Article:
Perhaps even more remarkable than Brad Fullmer's torrid start (.422, three home runs, 15 runs batted in) is that he has seven walks.
Fullmer will never challenge for the league lead in walks -- the Angel designated hitter has averaged 32 walks in five full big-league seasons, with a career high of 39 in 1998 -- but he's on pace for 67 walks this season, and a more discerning offensive approach has resulted in better production.
"I don't think I'll ever walk 100 times, but through most of my career I've expanded the strike zone, I haven't been patient, and I've gotten myself out a lot," Fullmer said. "Now, I'm trying to see more pitches per at-bat.
"I'm still aggressive, but there are times when you're swinging the bat well and [opposing pitchers] don't want to give in to you. In the past, I wasn't patient enough to wait for them to make a mistake. I'm trying to keep my selectivity at the plate where it is now."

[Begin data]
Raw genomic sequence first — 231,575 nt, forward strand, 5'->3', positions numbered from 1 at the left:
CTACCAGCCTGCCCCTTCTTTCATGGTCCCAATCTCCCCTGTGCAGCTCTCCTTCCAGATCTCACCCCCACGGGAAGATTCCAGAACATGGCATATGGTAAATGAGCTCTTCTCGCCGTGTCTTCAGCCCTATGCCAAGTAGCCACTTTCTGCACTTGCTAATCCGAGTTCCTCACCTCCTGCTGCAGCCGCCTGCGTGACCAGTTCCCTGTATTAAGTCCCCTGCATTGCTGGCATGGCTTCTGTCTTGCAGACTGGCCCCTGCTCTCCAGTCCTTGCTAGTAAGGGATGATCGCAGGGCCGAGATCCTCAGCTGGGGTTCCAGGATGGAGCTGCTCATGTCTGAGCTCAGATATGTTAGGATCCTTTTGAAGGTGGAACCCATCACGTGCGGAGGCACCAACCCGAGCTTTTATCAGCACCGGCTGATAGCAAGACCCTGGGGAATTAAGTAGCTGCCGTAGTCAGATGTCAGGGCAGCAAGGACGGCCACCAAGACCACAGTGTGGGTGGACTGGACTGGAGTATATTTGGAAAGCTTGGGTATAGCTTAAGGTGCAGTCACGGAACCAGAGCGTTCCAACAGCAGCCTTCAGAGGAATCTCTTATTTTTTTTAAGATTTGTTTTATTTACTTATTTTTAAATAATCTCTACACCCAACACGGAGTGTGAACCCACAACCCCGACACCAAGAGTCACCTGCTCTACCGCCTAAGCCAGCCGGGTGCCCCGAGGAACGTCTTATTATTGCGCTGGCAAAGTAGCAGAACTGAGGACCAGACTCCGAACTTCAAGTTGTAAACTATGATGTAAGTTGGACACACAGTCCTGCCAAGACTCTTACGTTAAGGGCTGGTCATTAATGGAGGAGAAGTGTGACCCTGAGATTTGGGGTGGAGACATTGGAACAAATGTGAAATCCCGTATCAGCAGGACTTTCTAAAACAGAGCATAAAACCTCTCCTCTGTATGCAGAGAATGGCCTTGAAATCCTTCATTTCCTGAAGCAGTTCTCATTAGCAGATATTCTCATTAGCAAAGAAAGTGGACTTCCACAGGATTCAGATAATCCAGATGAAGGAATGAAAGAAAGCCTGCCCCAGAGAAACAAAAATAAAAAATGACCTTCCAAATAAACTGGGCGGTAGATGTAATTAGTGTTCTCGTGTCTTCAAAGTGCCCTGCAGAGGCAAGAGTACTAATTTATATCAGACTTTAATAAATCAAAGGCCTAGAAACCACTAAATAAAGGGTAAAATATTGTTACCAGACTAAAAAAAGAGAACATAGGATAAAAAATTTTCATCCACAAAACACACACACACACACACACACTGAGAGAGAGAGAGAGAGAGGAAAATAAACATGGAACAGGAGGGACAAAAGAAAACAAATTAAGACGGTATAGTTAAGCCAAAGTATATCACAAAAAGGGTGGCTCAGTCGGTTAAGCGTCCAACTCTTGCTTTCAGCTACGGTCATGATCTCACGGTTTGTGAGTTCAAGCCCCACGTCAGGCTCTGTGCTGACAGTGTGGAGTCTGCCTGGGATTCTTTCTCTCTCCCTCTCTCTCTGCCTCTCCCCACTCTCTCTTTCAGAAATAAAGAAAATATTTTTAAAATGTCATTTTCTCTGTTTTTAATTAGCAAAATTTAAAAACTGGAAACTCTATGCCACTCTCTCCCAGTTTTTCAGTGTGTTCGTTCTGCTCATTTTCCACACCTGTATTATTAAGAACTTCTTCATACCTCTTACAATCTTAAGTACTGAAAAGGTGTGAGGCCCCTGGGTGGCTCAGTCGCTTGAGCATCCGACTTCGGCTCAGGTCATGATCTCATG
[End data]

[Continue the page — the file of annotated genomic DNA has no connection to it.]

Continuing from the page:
The left-handed hitting Fullmer was a wreck last April, his first season with the Angels after being acquired from Toronto. A career .281 hitter in April, Fullmer hit .219 with no homers and five RBIs in his first month and nearly wore himself out in the batting cage.
But he has been so productive this month, with a .491 on-base percentage and a .533 mark (eight for 15) with runners in scoring position through Thursday, that Manager Mike Scioscia has started him twice against left-handers in the last week, a rarity for Fullmer in 2002.
"I've quieted my stance down, and that's enabled me to see the ball better," Fullmer said. "Plus, I'm not taking a million swings until I feel something right. I work on a couple of specific things instead of expending so much energy [in the cage] and becoming fatigued like last year. Now, I just tinker. I take extra swings some days and just watch video on others."
Reliever Giovanni Carrara is still stunned by his March 26 release from the Dodgers, but the right-hander didn't have much time to dwell on it. Days later, he was signed by the Mariners, and he has a 3.24 earned run average in six games.
"That was my family, and they took it away from me," said Carrara, who threw 176 innings in 2001 and 2002 in a variety of roles for the Dodgers, from short relief to long relief to starting. "I'm still a little bit upset. It seemed like I did everything they asked for two years, and it didn't matter. It's a business, and I was the one who had to pay."